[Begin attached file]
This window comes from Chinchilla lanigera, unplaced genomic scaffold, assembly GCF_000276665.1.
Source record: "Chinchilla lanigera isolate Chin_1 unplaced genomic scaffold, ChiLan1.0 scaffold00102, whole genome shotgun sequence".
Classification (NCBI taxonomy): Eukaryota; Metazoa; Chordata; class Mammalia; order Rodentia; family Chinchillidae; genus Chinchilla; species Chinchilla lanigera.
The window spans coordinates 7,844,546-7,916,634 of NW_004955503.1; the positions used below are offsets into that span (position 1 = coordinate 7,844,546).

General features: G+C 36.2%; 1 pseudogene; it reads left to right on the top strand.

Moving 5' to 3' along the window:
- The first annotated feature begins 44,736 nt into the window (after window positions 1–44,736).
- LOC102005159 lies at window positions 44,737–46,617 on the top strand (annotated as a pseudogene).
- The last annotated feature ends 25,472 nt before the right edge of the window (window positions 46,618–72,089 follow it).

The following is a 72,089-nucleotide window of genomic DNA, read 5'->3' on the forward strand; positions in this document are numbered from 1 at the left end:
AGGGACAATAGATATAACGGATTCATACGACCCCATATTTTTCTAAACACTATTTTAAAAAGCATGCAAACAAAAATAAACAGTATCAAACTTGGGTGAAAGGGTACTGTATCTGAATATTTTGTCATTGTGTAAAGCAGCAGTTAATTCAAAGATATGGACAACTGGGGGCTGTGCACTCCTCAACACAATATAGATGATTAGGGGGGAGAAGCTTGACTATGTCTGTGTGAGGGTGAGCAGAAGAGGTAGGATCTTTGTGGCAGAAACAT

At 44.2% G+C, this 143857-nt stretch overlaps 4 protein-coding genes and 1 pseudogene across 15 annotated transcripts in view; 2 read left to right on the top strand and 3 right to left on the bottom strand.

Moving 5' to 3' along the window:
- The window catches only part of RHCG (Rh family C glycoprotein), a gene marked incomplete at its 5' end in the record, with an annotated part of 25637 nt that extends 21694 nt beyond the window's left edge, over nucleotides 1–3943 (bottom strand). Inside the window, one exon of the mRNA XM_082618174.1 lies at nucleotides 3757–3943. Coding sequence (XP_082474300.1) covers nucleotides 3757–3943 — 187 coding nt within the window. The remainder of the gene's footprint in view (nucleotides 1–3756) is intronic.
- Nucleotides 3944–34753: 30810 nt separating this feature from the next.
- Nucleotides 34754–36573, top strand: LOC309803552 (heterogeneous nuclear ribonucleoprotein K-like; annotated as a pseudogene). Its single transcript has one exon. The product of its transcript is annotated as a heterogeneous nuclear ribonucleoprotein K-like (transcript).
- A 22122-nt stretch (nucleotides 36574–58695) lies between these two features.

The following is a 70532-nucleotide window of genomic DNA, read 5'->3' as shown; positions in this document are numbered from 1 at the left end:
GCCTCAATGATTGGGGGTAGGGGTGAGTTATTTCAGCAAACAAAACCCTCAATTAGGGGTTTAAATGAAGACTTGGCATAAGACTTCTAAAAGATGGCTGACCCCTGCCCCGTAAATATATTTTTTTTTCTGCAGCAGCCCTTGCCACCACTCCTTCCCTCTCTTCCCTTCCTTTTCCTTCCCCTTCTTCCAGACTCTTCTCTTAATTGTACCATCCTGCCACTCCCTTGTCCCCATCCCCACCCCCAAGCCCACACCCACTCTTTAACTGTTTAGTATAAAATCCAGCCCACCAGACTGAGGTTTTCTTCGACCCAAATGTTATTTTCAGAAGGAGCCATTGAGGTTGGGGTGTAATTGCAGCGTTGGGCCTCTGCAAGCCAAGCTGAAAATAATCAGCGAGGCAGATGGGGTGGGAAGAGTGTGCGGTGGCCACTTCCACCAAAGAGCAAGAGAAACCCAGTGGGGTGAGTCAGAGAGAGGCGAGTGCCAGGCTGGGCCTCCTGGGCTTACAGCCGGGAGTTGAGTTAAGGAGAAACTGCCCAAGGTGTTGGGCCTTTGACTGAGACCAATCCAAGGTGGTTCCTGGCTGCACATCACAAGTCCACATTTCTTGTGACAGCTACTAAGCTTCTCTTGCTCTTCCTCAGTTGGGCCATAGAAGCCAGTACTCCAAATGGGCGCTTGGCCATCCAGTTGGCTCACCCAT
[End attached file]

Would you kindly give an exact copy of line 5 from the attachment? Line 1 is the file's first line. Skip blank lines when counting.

General features: G+C 36.2%; 1 pseudogene; it reads left to right on the top strand.